He also said neither the United States nor Europe seemed ready to offer any support.
Responding to a question at the end of the presentation, about what a democratic Hong Kong might look like, Bachmann ruled out the territory achieving any kind of independence.
“You would have to have the government of the PRC change,” he said.
“But if we imagined a different Chinese regime,” he added, “it would be a nationalistic regime, it wouldn’t want to see China divided up.”
Clovis Wong, a grassroots organizer, sought to define the movement as part of a growing global movement against authoritarianism. He drew a connection with such movements as Black Lives Matter. He said Hong Kong protesters had provided inspiration for protesters in other countries, such as Chile. Wong is a member of the Pacific Rim Solidarity Network (Parisol) and is pursuing a master’s in teaching at the UW.
But Wong said for the movement to continue, it must ally with workers’ and labor movements in mainland China.
He did not say how this might happen.
Bachman later said that most protest movements in democratic societies around the world are about economic inequality.
While Hong Kong protesters have complained of lack of affordable housing and jobs, these are not part of their five demands, which are political.
“In most democratic political systems, the issue is inequality, but that is not the driving force in Hong Kong,” said Bachman.
The groups that organized the panel, Hong Kong Democracy and Human Rights Association of UW and Seattle Hong Kong Students Association, in announcing the panel said they had brought together “varied perspectives” to “explore possible paths forward.”
But it was not clear what framework the organizers were using to analyze the movement, or even pose questions.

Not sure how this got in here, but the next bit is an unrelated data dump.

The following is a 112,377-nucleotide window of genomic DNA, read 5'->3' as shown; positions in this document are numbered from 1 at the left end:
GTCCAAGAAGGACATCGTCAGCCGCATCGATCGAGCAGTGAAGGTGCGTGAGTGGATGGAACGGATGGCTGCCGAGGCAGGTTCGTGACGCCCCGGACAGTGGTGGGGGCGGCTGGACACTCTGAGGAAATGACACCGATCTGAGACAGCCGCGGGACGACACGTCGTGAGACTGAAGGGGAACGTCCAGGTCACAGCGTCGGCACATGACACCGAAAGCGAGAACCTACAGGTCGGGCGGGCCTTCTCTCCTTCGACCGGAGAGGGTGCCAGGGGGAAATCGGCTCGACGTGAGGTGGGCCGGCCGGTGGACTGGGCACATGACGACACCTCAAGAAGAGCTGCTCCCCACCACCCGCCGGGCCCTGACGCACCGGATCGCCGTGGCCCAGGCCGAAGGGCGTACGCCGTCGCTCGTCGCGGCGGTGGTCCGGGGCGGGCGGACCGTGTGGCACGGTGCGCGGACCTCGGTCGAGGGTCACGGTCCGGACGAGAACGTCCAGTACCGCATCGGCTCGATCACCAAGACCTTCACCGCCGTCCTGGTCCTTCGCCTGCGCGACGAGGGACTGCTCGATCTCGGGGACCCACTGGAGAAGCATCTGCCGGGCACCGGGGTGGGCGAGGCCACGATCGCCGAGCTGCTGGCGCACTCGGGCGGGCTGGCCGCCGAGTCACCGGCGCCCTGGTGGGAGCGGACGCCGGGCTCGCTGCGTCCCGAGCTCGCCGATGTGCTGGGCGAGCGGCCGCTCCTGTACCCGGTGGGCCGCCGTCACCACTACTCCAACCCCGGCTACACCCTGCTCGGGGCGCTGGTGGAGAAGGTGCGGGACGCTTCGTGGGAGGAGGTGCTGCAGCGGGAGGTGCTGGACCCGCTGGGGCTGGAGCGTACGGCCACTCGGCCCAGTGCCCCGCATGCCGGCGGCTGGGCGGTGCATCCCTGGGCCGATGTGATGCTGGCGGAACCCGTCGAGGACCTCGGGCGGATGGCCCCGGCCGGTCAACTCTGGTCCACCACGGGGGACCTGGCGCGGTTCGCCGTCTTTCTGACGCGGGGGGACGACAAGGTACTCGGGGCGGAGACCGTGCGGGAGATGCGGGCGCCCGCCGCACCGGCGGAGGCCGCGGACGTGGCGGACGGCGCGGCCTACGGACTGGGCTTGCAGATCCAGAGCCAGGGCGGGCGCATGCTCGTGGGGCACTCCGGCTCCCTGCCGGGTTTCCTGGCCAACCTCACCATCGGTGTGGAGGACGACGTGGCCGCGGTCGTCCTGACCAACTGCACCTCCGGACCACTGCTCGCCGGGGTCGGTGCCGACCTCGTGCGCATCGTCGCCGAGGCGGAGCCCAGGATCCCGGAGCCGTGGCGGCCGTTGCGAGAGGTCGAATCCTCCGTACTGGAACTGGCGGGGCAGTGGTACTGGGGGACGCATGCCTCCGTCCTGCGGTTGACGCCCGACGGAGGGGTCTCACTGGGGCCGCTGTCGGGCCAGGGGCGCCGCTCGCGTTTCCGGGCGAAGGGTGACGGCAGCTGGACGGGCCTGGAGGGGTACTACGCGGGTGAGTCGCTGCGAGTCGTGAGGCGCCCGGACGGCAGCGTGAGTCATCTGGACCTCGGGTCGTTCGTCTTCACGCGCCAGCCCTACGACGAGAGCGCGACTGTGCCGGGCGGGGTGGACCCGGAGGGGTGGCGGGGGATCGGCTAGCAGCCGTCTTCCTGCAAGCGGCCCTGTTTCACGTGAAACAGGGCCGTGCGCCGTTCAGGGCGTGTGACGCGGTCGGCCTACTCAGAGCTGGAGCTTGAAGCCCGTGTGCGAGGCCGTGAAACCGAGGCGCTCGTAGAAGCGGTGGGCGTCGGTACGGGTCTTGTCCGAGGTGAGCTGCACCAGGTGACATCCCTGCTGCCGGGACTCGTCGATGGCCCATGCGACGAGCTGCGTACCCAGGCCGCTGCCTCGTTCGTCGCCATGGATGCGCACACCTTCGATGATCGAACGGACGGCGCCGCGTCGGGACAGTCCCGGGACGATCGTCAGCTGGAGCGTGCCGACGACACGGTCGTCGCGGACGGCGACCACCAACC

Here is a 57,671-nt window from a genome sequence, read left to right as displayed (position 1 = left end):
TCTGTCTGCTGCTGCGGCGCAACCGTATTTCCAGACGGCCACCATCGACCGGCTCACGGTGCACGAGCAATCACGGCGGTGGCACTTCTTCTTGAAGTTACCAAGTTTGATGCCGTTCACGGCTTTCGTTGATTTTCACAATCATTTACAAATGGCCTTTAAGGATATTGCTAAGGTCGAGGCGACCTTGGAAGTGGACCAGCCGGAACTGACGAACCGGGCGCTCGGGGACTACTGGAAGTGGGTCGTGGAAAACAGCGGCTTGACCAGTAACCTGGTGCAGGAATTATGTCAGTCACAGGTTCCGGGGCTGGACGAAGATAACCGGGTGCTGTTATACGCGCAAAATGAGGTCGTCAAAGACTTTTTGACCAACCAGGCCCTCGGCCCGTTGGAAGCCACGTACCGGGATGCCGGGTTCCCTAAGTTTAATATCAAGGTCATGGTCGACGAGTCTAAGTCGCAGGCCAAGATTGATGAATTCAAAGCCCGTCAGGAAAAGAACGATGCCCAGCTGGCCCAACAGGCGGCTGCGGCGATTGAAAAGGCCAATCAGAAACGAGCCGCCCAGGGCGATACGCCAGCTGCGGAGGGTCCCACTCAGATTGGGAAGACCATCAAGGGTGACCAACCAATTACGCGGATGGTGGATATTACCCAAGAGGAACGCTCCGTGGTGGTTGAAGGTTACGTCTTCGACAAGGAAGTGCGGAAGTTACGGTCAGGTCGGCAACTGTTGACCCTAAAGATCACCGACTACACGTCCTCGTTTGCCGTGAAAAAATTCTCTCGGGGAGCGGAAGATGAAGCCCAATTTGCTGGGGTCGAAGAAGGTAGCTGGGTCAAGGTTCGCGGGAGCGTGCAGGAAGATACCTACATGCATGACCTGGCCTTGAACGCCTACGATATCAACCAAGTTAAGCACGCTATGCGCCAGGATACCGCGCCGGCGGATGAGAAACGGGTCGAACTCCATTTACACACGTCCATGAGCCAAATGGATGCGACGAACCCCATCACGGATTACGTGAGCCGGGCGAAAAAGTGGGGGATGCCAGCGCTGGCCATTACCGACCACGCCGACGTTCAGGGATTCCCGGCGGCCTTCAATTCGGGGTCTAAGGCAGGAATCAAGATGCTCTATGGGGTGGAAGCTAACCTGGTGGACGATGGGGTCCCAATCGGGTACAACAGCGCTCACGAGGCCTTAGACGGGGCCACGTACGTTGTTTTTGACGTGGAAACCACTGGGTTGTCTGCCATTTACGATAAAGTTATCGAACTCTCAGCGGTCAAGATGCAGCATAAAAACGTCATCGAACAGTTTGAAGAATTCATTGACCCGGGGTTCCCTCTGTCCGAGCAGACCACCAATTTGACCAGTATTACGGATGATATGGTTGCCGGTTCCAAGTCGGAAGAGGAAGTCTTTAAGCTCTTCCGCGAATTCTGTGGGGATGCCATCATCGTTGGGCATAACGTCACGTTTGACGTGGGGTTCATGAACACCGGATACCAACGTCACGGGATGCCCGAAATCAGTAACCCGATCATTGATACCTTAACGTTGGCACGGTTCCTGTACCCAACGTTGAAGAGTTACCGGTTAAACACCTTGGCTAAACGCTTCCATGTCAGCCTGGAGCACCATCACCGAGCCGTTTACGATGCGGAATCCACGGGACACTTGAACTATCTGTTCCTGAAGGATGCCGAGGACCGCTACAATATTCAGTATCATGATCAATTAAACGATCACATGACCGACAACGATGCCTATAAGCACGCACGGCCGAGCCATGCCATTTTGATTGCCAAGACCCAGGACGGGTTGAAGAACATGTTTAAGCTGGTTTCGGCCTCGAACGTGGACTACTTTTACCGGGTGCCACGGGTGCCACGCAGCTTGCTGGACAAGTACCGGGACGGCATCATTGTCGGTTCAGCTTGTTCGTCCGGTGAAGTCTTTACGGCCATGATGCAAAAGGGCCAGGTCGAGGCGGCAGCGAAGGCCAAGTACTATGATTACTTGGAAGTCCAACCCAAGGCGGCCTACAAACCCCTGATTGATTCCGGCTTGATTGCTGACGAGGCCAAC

After the panelists had spoken, a moderator asked, “What are the structural contradictions” that keep the protest movement going?
Several panelists talked about a Hong Kong identity.
Wong wondered if the Hong Kong identity could be extended so that mainland Chinese could feel a part of it.
“Hong Kong has always been the city of refugees, of diaspora, of people settling down trying to make a living,” he said.
But during a question and answer session, a student, who said he was from Shenzhen, across the border from Hong Kong, said that he had witnessed “many years of conflicts” between Hong Kong and mainland people.
“They call us locusts,” he said.
In responding to his question, Leung said the Chinese government had arbitrarily set immigration and educational policies, which increased “anxiety” among Hong Kong people.
“I can’t apologize for everyone,” he said.
Still, several audience members came away buoyed. They said it was a step forward that a mainland student was willing to share his views.
And they were pleased with the size and diversity of the gathering.
“A few months ago at another forum, there were only people from Hong Kong, but today, we saw a lot of diversity,” said Darren Hon, 36, a software engineer.
Sallie Lau, a UW master’s student whose family is from Hong Kong, said she wished the speakers had engaged in dialogue.
But she was not concerned about the sense of uncertainty lying over the future of the movement.
“The burning question is how to sustain the movement,” she said. “But to be honest, no one knows how to sustain it, this is the first time we’ve been going through a movement quite like this, and it’s ok to say we don’t know.”
Mahlon can be reached at firstname.lastname@example.org.